WASHINGTON — President Obama described immigration on Tuesday as the nation's oldest tradition and part of what makes the country exceptional, as he sought to draw a contrast with those who would seal the borders to people seeking to escape hardships or persecution.
"We can never say it often or loudly enough: Immigrants and refugees revitalize and renew America," Obama said.
Obama has been trying this week to reassure the public about his strategy for stopping the Islamic State group while also emphasizing that the United States is a welcoming country that promotes religious tolerance.
Obama implicitly drew a contrast with Republican presidential candidate Donald Trump, who has campaigned on a plan to wall off the Mexican border and recently called for a temporary ban on Muslims entering the United States. Many members of Congress have voiced worries that allowing more Syrian refugees into the country will make the nation more susceptible to a terrorist attack.
Obama spoke at the National Archives Museum, where immigrants from Iraq, Ethiopia, Uganda and 22 other nations were sworn in as U.S. citizens. He spoke from a lectern placed in front of the display of the Constitution. He said the nation's first refugees were the pilgrims and that eight signers of the Declaration of Independence were immigrants.
Obama described various ways that immigrants and refugees contribute to the fabric of America, saying they are more likely to create jobs by starting their own businesses. He said many of the Fortune 500 companies were started by immigrants or the children of immigrants.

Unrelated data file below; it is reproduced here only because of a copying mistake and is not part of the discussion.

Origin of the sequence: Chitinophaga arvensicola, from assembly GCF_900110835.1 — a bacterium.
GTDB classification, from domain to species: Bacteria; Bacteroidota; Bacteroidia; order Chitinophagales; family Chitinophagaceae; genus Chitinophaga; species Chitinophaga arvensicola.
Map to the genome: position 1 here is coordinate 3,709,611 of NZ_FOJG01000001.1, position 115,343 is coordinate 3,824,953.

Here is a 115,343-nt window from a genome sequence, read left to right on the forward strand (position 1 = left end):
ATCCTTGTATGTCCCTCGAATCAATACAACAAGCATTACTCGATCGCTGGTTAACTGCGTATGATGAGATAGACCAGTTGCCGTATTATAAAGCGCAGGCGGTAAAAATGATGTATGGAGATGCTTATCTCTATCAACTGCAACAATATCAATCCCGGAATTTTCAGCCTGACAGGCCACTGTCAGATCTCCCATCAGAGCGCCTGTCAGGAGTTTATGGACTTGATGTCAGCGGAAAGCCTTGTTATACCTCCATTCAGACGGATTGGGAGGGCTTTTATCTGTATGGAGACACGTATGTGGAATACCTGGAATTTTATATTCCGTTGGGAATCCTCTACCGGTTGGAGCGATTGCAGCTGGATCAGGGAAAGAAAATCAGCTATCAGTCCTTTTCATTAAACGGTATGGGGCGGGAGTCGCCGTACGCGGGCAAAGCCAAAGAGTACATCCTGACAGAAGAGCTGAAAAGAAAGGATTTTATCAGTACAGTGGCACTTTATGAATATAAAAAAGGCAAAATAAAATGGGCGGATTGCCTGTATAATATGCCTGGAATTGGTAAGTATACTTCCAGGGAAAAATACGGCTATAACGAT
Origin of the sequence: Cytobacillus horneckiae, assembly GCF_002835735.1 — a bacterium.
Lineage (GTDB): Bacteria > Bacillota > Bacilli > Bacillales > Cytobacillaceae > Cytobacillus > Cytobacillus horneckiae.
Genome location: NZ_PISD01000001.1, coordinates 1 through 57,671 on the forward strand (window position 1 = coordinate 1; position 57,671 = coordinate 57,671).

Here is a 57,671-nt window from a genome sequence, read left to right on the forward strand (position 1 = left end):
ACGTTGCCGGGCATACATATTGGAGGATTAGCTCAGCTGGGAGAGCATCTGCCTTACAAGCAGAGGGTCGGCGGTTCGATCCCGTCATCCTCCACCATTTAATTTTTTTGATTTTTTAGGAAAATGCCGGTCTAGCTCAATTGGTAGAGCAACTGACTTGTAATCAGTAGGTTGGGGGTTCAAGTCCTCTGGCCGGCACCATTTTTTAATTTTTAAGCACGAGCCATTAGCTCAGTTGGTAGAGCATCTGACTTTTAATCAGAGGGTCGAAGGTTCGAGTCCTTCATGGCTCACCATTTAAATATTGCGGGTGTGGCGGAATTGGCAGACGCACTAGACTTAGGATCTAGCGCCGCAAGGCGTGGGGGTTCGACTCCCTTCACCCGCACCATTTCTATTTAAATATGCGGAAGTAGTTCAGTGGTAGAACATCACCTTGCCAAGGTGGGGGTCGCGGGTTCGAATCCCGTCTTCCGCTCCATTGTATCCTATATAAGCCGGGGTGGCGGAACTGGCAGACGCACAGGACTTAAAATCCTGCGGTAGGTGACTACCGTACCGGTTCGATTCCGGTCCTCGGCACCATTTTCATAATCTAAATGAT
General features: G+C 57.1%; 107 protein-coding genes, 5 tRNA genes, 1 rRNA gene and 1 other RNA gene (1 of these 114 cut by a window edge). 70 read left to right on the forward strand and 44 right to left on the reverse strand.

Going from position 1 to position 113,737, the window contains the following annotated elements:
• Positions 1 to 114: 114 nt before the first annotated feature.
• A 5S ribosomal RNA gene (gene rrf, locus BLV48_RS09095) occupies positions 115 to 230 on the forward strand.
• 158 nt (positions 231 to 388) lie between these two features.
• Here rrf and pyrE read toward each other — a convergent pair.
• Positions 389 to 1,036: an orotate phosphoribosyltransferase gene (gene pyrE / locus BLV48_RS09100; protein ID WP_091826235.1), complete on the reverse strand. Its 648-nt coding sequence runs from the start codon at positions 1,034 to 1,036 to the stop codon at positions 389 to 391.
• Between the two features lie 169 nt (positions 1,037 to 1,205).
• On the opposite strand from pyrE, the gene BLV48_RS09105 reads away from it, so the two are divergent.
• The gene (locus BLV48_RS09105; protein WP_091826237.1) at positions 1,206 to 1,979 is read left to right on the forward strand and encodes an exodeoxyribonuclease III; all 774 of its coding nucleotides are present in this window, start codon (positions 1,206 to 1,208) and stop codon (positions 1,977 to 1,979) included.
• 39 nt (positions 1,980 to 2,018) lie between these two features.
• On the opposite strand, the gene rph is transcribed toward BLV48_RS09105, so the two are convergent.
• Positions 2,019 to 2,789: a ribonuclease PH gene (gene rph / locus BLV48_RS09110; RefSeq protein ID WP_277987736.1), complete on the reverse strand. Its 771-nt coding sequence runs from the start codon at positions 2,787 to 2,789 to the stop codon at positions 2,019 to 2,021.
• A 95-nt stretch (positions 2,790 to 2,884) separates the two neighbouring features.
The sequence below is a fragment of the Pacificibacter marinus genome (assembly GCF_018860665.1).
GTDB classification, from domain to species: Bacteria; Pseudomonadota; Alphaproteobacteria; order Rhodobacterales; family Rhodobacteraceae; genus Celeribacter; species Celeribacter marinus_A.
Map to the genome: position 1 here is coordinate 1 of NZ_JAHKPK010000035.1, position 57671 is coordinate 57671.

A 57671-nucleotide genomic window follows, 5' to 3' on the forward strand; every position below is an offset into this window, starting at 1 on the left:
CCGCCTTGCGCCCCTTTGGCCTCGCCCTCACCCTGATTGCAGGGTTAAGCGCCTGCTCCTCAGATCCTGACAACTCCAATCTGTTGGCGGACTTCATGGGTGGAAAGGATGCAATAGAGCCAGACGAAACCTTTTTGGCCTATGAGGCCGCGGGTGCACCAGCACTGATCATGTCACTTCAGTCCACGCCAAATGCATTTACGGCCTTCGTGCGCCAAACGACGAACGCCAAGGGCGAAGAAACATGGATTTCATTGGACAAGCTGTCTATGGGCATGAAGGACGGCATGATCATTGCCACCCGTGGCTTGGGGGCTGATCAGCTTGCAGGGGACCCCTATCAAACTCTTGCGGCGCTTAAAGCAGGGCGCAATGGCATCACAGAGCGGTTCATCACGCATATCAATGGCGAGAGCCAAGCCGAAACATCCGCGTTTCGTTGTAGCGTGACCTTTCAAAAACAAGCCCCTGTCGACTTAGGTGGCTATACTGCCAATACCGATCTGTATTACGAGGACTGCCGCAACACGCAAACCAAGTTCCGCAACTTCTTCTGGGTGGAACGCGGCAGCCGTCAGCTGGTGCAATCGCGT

"Immigrants are the teachers who inspire our children and they're the doctors who keep us healthy," Obama said, adding that many also serve in the military, "often risking their lives for an America that isn't even their own yet."
Obama also said the United States has often not lived up to its values as a welcoming nation. He recited the history of slaves and the treatment of immigrants from Ireland, China and elsewhere as examples. In one of the darkest chapters of the nation's history, he said Japanese immigrants and even Japanese-American citizens were forced into internment camps during World War II.
"We betrayed not only our fellow Americans, but our deepest values. We betrayed these values. It's happened before," Obama said. "And the biggest irony of course was that those who betrayed these values were themselves the children of immigrants. How quickly we forget."
Associated Press writer Darlene Superville contributed to this report.